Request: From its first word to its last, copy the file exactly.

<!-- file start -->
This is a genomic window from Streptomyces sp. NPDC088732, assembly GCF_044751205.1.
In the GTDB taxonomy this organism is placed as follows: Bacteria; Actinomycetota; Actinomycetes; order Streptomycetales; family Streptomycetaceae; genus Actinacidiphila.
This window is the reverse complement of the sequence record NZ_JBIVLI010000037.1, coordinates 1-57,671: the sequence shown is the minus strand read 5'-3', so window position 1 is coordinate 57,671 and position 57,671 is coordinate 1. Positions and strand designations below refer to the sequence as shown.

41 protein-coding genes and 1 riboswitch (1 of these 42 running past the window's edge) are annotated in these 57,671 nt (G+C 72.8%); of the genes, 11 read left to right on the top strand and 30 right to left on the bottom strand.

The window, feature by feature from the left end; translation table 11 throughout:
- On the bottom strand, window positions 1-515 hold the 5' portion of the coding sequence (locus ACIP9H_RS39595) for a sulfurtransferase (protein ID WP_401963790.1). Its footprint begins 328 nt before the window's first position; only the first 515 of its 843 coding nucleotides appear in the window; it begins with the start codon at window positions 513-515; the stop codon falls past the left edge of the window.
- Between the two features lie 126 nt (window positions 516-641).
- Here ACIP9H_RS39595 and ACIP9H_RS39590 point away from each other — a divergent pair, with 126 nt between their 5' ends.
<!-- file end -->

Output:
This is a genomic window from Streptomyces sp. NPDC088732, assembly GCF_044751205.1.
In the GTDB taxonomy this organism is placed as follows: Bacteria; Actinomycetota; Actinomycetes; order Streptomycetales; family Streptomycetaceae; genus Actinacidiphila.
This window is the reverse complement of the sequence record NZ_JBIVLI010000037.1, coordinates 1-57,671: the sequence shown is the minus strand read 5'-3', so window position 1 is coordinate 57,671 and position 57,671 is coordinate 1. Positions and strand designations below refer to the sequence as shown.

41 protein-coding genes and 1 riboswitch (1 of these 42 running past the window's edge) are annotated in these 57,671 nt (G+C 72.8%); of the genes, 11 read left to right on the top strand and 30 right to left on the bottom strand.

The window, feature by feature from the left end; translation table 11 throughout:
- On the bottom strand, window positions 1-515 hold the 5' portion of the coding sequence (locus ACIP9H_RS39595) for a sulfurtransferase (protein ID WP_401963790.1). Its footprint begins 328 nt before the window's first position; only the first 515 of its 843 coding nucleotides appear in the window; it begins with the start codon at window positions 513-515; the stop codon falls past the left edge of the window.
- Between the two features lie 126 nt (window positions 516-641).
- Here ACIP9H_RS39595 and ACIP9H_RS39590 point away from each other — a divergent pair, with 126 nt between their 5' ends.